John McManus: Who is really the fascist? The limits to free speech in Ireland
Few believe free speech should have no limits, but where is the cut-off point?
The law is not perfect. There are grey areas, and it often lags behind changes in societal norms. Yet it is reasonable to say that as a society we have agreed what constitutes the limit of free speech
There is an exciting new parlour game. It is called: Who is Really the Fascist? It is simple to play. First you need to find some sort of mildly controversial event. A protest over an Israeli ambassador speaking at a university is a pretty standard one. The players then take turns to make more and more elaborate arguments as to why the one side or the other are behaving like fascists. It goes pretty much as follows:
First player: The Israeli ambassador should not be allowed speak because of Israel’s treatment of the Palestinians.
Second player: You are denying someone their right to free speech.
First player: No! Some things are just not acceptable, and should not be said.
Second player: He has a right to say things that offend you or that you might not agree with. You are a fascists .
First player: No! You are the fascist.
Second player: No! you are a fascist.
The objective is to advance as many iterations of your argument as you can manage before resorting to just calling someone a fascist. The game is played regularly on newspaper opinion and letters pages, radio shows and and anywhere that people who think they understand fascism and free speech gather to fight with one another.
But the interesting bit usually comes just before the end. It is when both players realise they actually agree with each other in principle but differ in practice.
Very, very few people actually think that absolutely anything can be said under the guise of free speech. But, equally, few people agree where the cut-off point is. So where is the line, and who gets to set it?
We are, of course, talking about the legal limits of free speech, and in an Irish context we are talking mostly about libel laws and the Prohibition of Incitement to Hatred Act. There are some other relevant laws covering things like identifying children and the victims of sexual crimes, contempt of court, and privacy over things such as medical information.
We have one of the most plaintiff-friendly libel regimes in the western world, and it is a very powerful weapon with which to stop people saying things about you that are not true and potentially damaging.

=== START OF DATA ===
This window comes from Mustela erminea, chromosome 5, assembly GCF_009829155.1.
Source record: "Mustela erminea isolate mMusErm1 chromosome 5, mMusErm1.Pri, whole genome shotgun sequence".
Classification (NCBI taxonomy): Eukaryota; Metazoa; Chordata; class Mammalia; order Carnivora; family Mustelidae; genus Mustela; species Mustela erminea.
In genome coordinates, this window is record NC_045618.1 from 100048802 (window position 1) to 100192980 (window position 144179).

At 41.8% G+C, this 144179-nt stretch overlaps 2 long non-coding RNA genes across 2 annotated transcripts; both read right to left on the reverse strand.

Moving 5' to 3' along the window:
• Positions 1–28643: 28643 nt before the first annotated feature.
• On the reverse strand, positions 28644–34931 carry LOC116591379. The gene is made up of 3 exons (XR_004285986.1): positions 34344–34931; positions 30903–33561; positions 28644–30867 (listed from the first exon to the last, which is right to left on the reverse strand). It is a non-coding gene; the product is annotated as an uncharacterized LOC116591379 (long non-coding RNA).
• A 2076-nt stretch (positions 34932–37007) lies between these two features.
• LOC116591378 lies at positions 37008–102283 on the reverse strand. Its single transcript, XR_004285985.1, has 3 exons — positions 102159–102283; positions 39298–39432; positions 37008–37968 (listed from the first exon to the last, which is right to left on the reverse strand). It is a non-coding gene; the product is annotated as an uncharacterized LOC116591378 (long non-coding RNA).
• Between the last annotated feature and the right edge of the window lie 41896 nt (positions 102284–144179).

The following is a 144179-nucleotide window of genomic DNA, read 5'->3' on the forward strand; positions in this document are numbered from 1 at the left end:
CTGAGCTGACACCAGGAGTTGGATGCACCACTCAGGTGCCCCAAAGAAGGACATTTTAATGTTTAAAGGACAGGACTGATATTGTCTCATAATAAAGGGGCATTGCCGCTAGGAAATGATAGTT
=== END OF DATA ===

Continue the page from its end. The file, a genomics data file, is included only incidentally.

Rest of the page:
The Prohibition of Incitement to Hatred Act goes a step further, making it an offence to “use words, publish or distribute written material, or broadcast any visual images or sounds which are threatening, abusive or insulting and are intended, or, having regard to all the circumstances, are likely to stir up hatred”, according to the Department of Justice.
Hatred is defined as “hatred against a group of persons in the State or elsewhere on account of their race, colour, nationality, religion, ethnic or national origins, membership of the Travelling community or sexual orientation”.
You can be prosecuted regardless of whether you intended to stir up hatred or not with your comments.
The law is not perfect. There are grey areas, and it often lags behind changes in societal norms. Yet it is reasonable to say that as a society we have agreed what constitutes the limit of free speech.
There is an awful lot that falls within these limits that is objectionable, hurtful, offensive and rude, but it is not against the law to say these things.
Put another way, the public good that flows from allowing people express their opinions trumps the offence it might cause, subject to the limits set by law.
A lot of what passes for debate over free speech is actually something else. It is really about objecting to someone being heard, and just how far you can go to stop them being heard. For some at least the bar is quite high and includes intimidation and the implicit threat of civil disturbance.
None of this should stop anyone from going along to protest at an Israeli ambassador being given a platform at a university, but they would want to be careful or they risk finding themselves holding a losing hand in the next game of who is the fascist.